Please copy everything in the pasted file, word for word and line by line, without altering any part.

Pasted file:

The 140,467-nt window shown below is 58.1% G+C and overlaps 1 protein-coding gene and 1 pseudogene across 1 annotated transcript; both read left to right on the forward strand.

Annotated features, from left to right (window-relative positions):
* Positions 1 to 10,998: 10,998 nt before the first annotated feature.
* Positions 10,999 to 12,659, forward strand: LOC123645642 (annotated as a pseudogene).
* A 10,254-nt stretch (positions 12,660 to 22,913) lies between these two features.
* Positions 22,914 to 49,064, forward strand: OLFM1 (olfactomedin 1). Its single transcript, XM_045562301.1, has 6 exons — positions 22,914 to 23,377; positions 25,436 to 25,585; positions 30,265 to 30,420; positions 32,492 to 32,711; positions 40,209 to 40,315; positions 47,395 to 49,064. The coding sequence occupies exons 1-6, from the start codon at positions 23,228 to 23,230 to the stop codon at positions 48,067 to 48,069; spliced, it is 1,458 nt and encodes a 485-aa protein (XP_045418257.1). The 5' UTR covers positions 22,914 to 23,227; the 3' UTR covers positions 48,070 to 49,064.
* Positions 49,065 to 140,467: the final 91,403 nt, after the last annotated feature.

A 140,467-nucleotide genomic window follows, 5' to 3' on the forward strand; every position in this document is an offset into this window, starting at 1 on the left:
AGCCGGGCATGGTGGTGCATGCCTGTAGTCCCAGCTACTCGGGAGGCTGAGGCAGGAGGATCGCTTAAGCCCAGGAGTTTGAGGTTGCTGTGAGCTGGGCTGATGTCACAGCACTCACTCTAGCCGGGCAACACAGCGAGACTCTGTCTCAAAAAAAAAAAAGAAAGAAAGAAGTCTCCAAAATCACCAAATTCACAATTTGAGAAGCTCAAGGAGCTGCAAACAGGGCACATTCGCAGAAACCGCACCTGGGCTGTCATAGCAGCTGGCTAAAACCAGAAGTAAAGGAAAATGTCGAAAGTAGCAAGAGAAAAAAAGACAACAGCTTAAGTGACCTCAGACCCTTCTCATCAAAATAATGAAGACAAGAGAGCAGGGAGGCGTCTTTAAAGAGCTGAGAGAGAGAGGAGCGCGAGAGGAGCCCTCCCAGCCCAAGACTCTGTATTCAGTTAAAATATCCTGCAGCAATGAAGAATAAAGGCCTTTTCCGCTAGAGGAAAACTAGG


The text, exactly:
The 140,467-nt window shown below is 58.1% G+C and overlaps 1 protein-coding gene and 1 pseudogene across 1 annotated transcript; both read left to right on the forward strand.

Annotated features, from left to right (window-relative positions):
* Positions 1 to 10,998: 10,998 nt before the first annotated feature.
* Positions 10,999 to 12,659, forward strand: LOC123645642 (annotated as a pseudogene).
* A 10,254-nt stretch (positions 12,660 to 22,913) lies between these two features.
* Positions 22,914 to 49,064, forward strand: OLFM1 (olfactomedin 1). Its single transcript, XM_045562301.1, has 6 exons — positions 22,914 to 23,377; positions 25,436 to 25,585; positions 30,265 to 30,420; positions 32,492 to 32,711; positions 40,209 to 40,315; positions 47,395 to 49,064. The coding sequence occupies exons 1-6, from the start codon at positions 23,228 to 23,230 to the stop codon at positions 48,067 to 48,069; spliced, it is 1,458 nt and encodes a 485-aa protein (XP_045418257.1). The 5' UTR covers positions 22,914 to 23,227; the 3' UTR covers positions 48,070 to 49,064.
* Positions 49,065 to 140,467: the final 91,403 nt, after the last annotated feature.

A 140,467-nucleotide genomic window follows, 5' to 3' on the forward strand; every position in this document is an offset into this window, starting at 1 on the left:
AGCCGGGCATGGTGGTGCATGCCTGTAGTCCCAGCTACTCGGGAGGCTGAGGCAGGAGGATCGCTTAAGCCCAGGAGTTTGAGGTTGCTGTGAGCTGGGCTGATGTCACAGCACTCACTCTAGCCGGGCAACACAGCGAGACTCTGTCTCAAAAAAAAAAAAGAAAGAAAGAAGTCTCCAAAATCACCAAATTCACAATTTGAGAAGCTCAAGGAGCTGCAAACAGGGCACATTCGCAGAAACCGCACCTGGGCTGTCATAGCAGCTGGCTAAAACCAGAAGTAAAGGAAAATGTCGAAAGTAGCAAGAGAAAAAAAGACAACAGCTTAAGTGACCTCAGACCCTTCTCATCAAAATAATGAAGACAAGAGAGCAGGGAGGCGTCTTTAAAGAGCTGAGAGAGAGAGGAGCGCGAGAGGAGCCCTCCCAGCCCAAGACTCTGTATTCAGTTAAAATATCCTGCAGCAATGAAGAATAAAGGCCTTTTCCGCTAGAGGAAAACTAGG